[guide] skript code to java code

Discussion in 'Programming' started by omgitsjayden, Feb 12, 2020.

?

bad poll

  1. yes (correct answer)

    33.3%
  2. no (probably wrong answer idk)

    66.7%
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  1. 1. loop all players :: gets all online players

    Java would look like this:

    Code (Text):
    for (Player <text> : Bukkit.getOnlinePlayers()) {

    }

    2. loop-player. the looped player

    Java's loop-player is the variable set at <text>

    So if it said Player p... then you replace loop-player with "p".

    3. Sender / Player

    In skript, sender refers to the instance running the command. and player refers to the player executing the command.

    There are 2 main types of instances: player and console

    In Java, "sender" is the same, however "player" refers to an entity type.

    To set a player variable. Type this:

    Code (Text):
    Player player = (Player) sender
    So now you can say:

    Code (Text):
    player.sendMessage("Variables are cool, but strings are better.");
    With this, you can replace "player" with "sender", as you can send message to player and console instances.
    You can also do:

    Code (Text):
    sender.setHealth(0.0F);
    Note that I used "sender" instead of player. That's because it gets the object that sent the command, not the entity instance.

    The sender/player bit would have to be marked as a Damageable like this:

    Code (Text):

    if (sender instanceof Player) {
         Damageable player = (Damageable) sender
         player.setHealth(0.0F);
    }
     
    Important: health is a float, not an int, nor a long. It is a FLOAT. You must have a decimal place and end the float with an F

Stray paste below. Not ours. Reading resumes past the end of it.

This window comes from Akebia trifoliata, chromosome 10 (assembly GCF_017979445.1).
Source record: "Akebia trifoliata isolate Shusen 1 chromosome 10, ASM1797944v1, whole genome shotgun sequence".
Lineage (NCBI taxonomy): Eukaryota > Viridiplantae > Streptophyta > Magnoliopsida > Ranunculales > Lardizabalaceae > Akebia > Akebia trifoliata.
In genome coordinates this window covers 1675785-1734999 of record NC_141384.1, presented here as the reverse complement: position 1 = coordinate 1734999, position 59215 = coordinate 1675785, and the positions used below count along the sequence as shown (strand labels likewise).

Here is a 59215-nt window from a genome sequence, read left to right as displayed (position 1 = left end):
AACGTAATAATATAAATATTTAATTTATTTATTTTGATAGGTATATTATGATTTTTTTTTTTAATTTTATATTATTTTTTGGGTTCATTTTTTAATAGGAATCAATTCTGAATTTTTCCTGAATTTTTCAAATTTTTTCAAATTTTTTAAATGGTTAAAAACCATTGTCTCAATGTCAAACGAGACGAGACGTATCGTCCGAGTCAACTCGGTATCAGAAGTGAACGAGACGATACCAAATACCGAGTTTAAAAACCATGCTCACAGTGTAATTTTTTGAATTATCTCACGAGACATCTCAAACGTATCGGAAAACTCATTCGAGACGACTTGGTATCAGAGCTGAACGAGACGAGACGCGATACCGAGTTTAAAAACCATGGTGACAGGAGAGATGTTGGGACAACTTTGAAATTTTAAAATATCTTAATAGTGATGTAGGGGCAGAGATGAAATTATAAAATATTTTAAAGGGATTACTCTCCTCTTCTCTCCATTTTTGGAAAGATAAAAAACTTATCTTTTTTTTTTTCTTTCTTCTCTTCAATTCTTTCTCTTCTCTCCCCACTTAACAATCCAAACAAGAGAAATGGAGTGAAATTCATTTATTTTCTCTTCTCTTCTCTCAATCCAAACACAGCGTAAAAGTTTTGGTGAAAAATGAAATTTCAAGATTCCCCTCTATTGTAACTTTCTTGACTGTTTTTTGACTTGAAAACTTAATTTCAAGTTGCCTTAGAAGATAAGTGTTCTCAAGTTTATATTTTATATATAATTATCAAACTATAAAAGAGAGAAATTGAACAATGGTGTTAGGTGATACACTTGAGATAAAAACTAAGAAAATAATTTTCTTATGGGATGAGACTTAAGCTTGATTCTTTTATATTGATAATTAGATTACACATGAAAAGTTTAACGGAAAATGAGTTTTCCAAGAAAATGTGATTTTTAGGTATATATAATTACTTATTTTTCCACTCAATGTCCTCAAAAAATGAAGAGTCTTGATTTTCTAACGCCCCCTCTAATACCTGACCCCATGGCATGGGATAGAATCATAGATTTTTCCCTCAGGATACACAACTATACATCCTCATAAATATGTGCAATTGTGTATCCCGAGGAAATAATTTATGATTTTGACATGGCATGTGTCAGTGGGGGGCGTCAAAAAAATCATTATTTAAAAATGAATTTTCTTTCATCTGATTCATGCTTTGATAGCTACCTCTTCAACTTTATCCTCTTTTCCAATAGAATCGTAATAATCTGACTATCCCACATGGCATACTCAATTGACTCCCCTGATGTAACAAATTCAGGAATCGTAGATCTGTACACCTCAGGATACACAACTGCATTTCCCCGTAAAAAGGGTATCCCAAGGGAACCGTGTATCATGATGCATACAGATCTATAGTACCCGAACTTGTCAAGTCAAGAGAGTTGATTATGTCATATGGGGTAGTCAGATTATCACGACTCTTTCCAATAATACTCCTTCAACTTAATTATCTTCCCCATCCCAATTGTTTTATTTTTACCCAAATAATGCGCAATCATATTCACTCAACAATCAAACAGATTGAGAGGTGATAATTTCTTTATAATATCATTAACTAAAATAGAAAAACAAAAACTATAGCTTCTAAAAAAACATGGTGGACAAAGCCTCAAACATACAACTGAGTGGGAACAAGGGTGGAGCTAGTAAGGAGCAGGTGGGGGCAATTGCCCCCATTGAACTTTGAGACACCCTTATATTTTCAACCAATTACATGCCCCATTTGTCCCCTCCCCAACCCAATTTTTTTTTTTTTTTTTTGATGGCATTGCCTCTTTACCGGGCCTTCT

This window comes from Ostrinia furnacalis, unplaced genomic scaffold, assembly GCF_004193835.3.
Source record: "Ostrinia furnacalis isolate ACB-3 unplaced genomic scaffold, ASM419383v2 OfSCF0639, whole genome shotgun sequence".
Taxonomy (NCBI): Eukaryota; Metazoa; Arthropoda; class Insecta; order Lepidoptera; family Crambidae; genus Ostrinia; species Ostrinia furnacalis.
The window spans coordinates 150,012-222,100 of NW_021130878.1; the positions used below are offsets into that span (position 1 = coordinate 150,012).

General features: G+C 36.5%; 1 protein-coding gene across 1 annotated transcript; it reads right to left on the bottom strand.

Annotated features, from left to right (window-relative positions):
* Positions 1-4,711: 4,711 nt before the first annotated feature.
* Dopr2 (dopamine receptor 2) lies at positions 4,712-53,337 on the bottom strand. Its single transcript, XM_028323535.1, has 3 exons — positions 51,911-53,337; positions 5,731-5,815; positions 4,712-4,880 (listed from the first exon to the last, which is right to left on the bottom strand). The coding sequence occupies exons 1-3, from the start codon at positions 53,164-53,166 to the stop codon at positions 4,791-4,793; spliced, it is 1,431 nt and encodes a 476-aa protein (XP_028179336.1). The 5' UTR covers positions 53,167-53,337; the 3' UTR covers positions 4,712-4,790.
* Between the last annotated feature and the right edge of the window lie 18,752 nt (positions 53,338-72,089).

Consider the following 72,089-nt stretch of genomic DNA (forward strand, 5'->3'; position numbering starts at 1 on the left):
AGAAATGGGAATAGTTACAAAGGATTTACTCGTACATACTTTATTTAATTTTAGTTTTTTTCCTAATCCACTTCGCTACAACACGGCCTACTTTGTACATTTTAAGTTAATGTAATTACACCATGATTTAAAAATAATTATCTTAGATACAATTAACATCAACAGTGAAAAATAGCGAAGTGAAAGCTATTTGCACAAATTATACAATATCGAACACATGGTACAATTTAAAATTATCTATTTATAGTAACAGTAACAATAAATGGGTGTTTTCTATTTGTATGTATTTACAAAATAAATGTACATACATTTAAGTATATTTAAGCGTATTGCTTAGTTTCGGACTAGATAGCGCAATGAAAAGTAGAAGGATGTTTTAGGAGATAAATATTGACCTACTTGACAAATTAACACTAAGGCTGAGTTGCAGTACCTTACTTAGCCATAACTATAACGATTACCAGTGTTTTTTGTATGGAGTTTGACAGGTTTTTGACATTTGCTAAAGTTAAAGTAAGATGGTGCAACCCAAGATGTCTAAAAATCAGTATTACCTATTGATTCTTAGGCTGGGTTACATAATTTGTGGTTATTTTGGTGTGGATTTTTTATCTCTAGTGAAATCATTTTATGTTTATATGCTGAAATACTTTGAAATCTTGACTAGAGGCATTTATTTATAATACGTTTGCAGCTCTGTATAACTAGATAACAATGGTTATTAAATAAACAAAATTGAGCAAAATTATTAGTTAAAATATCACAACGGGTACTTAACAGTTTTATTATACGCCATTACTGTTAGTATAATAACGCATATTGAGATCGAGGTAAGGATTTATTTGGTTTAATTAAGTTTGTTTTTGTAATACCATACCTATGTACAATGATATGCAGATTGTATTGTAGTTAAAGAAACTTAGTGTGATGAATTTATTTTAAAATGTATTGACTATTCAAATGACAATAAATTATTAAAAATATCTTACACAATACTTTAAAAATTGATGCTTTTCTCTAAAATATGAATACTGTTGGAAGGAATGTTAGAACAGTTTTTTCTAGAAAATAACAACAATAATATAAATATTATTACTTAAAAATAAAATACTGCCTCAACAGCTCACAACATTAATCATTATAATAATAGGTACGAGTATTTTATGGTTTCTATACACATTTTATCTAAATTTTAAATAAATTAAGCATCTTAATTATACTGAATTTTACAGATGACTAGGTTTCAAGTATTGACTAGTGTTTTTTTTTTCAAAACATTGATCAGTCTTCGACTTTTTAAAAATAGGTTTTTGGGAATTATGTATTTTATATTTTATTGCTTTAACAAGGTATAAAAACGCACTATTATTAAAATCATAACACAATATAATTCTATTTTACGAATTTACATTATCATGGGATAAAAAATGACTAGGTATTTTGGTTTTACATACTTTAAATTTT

4. Documentation.

    Skriptdocs: SkUnity Github
    Javadocs: Oracle
    Bukkitdocs: SpigotMC

    Conclusion: don't use Skript, ever.[/code]
     
    #1 omgitsjayden, Feb 12, 2020
    Last edited: Feb 12, 2020
    • Like Like x 1
  2. Well, you asked for it. This is incorrect, sender refers to the object that executed the command (assuming you are in an onCommand and named your first parameter like that). This can be the console a command block or an entity. In this case, the actual type is unknown and you can't set the health of, for example, a command block or the console (or some entities), hence this will not work. You will first have to cast this to a Damgeable before you can set the health (although you should probably check if the object is actually a Damageable before doing this).
     
  3. yep it seems wrong even just looking at what i said
     
  4. Player implements Damageable - if the cast from sender to Player fails, the code won't continue, which means that sender can then inherit Player methods
     
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